Olin introduces STEM option for full-time MBA

A breathtaking run of upgrades and enhancements to the WashU Olin Business School full-time MBA program has seen the addition of a six-week, overseas global immersion, a dual-degree option with a specialized masters and an accelerated, 14-month option for the MBA degree.

Now, Olin takes another step forward by adding the option to earn a STEM-designated MBA. The STEM MBA option was approved on April 21. It covers MBA alumni retroactively to the class of 2019, all current students and students going forward.

The designation refers to the level of proficiency a degree offers students in the disciplines of science, technology, engineering or mathematics—and the application of those disciplines in a business context.

Vidur Bhatnagar

“Having a stem designation is increasingly being preferred by many employers especially in the tech industry,” said Vidur Bhatnagar, MBA ’21, who is excited to add this option to his MBA. “This opens up more opportunities for WashU students and will definitely increase engagement and interest of employers towards hiring internationals.”

Aparna Kancherla

Dr. Aparna Kancherla, MBA ’21, said she had considered other business schools that already had a STEM MBA option, but chose WashU Olin because of its rigorous academics, strong rankings and global immersion experience.

“We are already studying subjects like data analytics,” she said. “Now having the STEM option will help me to get recognized as a professional who uses the data-driven approach to develop strategies.”

Further affirmation for WashU Olin’s rigor

For WashU Olin, the STEM designation aligns fully with the values-based, data-driven mindset that is a core pillar of the school’s strategy for developing students.

“This designation formally acknowledges the WashU MBA as a rigorous program, driving students to apply a data-driven mindset to business decisions,” said Olin Dean Mark P. Taylor. “Even more, they use that mindset in the context of their personal, organizational and community values.”

Jennifer Whitten, associate dean and director of Olin’s Weston Career Center, said the new option will be attractive to students destined for high-tech industries.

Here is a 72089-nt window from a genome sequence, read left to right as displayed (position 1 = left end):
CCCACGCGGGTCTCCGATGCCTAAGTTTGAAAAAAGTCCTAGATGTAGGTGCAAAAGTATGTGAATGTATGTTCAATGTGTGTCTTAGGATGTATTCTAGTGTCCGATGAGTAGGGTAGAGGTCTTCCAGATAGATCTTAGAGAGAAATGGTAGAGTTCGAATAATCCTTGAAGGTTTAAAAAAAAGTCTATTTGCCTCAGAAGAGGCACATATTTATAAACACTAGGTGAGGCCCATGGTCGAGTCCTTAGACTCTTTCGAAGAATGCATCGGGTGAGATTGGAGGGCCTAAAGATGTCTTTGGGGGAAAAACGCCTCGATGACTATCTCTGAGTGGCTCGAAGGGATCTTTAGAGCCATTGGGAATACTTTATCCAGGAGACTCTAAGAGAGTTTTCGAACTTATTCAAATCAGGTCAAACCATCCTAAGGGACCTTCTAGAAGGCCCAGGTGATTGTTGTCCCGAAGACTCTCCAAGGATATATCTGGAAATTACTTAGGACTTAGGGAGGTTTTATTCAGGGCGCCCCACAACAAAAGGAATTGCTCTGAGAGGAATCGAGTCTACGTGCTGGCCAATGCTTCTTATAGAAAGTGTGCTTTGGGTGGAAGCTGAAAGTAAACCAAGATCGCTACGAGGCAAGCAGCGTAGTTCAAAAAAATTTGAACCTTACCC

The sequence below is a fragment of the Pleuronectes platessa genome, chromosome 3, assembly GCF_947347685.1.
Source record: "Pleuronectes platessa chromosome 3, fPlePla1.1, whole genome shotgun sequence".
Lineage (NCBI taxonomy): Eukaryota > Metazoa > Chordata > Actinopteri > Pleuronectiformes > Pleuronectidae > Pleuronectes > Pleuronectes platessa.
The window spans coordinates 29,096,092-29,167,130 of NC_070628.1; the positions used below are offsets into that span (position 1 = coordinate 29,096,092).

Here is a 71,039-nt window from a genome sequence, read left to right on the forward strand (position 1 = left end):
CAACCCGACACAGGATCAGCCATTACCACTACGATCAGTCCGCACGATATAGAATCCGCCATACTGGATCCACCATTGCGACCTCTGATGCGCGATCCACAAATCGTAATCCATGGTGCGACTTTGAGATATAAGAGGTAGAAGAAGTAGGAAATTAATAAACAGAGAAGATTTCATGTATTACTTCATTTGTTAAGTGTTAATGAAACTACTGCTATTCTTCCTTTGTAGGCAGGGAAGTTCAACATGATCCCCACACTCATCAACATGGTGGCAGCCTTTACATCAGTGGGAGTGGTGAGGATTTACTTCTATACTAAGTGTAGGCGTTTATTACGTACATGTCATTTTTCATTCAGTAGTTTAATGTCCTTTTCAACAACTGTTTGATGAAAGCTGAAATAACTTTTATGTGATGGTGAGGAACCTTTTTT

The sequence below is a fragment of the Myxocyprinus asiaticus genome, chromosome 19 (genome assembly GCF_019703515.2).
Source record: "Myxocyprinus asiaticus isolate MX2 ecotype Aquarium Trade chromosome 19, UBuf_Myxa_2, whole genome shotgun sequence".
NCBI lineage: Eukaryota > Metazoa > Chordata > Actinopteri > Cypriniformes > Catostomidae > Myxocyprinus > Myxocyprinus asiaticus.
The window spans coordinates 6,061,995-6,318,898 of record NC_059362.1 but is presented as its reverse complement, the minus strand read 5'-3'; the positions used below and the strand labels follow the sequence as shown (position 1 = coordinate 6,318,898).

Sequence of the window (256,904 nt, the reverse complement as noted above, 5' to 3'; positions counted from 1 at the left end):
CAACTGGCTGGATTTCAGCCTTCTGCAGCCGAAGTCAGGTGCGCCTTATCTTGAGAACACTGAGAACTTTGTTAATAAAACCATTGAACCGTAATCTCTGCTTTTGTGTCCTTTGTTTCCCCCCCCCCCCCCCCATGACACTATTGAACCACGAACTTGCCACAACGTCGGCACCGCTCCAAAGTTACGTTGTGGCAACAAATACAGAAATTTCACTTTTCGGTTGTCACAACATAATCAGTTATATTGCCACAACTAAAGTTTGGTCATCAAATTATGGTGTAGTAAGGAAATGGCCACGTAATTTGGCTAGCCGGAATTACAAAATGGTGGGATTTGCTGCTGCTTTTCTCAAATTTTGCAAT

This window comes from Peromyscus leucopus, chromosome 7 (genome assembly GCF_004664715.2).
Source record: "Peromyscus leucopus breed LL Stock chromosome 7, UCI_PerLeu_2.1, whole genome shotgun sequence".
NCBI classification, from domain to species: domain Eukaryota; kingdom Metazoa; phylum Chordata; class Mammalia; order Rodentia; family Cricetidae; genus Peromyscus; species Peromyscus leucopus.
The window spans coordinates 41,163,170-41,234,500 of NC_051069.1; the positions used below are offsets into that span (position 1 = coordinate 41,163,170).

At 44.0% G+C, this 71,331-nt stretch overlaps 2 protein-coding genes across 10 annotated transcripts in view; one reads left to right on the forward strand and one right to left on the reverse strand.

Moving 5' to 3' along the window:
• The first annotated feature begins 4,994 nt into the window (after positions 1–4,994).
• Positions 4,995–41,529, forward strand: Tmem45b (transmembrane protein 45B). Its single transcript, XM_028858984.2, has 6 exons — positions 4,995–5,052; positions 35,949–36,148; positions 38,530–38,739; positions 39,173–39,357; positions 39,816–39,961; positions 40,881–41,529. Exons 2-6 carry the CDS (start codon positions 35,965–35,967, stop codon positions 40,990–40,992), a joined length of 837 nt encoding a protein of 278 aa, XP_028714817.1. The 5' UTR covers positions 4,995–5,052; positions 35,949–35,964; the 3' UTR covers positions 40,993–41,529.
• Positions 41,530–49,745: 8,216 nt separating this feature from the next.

“The advantage is, and there’s even GMAC data about this, many of the jobs out there now require a data skillset,” she said. “They want people who have the quantitative background as well as the leadership skills.”

For international students, the STEM-designated MBA also creates employment options in the United States because they can apply for a 24-month visa extension for optional practical training. 

Mostly covered in the core curriculum

Olin leadership applied for the STEM designation after an analysis of 152 existing courses showed that at least 70% of them rated highly as “data-driven” entries into the curriculum. Curriculum leaders have designated 79 core and elective courses that would satisfy requirements toward a STEM-designated degree. Those include courses such as Quantitative Risk Management, Economics of the Organization and Pricing Strategies.

At least half of a student’s required 67 credits—33.5 credits or more—would have to come from that group of 79 courses in order to earn the STEM MBA. As it turns out, the required classes in the full-time MBA program add up to 28.5 credits worth of STEM-designated coursework.

Even with that, WashU Olin leadership intentionally decided to make the STEM designation an option for students, rather than a requirement. Some students may see themselves heading for careers in the humanities or a nonprofit, where the need to “heavy up” on data may not be as important.

WashU Olin had previously secured STEM-designation for its specialized master’s degrees in supply chain management, quantitative finance, wealth asset management and business analytics—which includes six tracks: customer analytics, financial technology analytics, healthcare analytics, accounting analytics, talent analytics and supply chain analytics.

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